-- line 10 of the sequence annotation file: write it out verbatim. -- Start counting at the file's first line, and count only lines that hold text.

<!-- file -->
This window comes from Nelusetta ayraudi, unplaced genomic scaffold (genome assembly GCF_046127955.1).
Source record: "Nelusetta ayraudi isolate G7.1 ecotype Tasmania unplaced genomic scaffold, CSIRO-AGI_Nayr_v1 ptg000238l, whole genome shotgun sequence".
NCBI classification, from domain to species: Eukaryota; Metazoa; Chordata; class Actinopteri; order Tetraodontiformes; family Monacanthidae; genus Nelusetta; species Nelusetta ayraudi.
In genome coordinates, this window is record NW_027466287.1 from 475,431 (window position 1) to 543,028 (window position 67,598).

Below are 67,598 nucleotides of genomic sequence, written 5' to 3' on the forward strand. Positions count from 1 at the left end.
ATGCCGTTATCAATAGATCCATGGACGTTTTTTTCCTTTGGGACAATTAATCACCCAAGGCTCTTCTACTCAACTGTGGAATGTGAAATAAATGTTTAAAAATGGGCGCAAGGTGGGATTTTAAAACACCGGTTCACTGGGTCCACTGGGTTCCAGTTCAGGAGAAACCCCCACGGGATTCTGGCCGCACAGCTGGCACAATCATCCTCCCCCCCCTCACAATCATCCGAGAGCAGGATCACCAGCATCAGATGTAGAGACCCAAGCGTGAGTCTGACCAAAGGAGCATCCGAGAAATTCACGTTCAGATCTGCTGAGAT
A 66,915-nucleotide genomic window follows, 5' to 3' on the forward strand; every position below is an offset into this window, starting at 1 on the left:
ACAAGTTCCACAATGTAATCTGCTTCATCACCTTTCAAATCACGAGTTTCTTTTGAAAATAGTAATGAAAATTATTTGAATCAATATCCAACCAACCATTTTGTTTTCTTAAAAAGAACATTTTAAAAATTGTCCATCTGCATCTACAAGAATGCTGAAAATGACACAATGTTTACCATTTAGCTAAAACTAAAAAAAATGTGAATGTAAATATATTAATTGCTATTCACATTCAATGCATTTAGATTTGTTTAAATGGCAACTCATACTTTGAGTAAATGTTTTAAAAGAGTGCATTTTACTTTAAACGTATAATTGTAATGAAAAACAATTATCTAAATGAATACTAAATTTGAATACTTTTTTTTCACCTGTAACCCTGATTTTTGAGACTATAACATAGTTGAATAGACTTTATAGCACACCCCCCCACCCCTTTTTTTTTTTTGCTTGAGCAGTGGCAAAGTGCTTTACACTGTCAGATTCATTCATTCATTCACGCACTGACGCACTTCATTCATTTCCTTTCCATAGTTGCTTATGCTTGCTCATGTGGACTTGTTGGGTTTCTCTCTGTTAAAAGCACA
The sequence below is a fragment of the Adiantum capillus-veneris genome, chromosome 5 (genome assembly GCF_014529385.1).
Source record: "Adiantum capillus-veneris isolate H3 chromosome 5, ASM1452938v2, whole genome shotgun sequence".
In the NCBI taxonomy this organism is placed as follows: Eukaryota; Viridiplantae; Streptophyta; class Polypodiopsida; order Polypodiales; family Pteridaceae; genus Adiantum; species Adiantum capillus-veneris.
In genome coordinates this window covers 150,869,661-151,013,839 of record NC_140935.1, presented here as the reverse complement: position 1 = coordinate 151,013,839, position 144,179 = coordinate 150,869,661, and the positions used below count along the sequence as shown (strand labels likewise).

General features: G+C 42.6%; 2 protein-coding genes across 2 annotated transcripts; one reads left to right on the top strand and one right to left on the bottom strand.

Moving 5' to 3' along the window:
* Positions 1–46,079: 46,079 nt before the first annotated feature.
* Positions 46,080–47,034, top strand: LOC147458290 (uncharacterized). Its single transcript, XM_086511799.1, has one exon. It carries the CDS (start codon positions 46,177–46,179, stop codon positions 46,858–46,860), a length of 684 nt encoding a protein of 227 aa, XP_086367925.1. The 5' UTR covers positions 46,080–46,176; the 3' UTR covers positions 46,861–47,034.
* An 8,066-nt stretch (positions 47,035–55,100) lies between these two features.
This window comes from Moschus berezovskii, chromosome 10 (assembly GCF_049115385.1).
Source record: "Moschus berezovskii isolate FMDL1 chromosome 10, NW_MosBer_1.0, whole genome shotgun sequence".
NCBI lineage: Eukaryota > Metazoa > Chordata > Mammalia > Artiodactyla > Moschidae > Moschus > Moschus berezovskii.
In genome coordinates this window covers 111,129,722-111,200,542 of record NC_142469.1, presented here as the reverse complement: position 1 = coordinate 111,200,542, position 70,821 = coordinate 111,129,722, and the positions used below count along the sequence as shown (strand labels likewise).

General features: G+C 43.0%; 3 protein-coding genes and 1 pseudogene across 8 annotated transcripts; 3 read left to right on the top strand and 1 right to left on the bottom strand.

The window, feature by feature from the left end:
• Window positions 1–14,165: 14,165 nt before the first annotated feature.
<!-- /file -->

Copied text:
Source record: "Adiantum capillus-veneris isolate H3 chromosome 5, ASM1452938v2, whole genome shotgun sequence".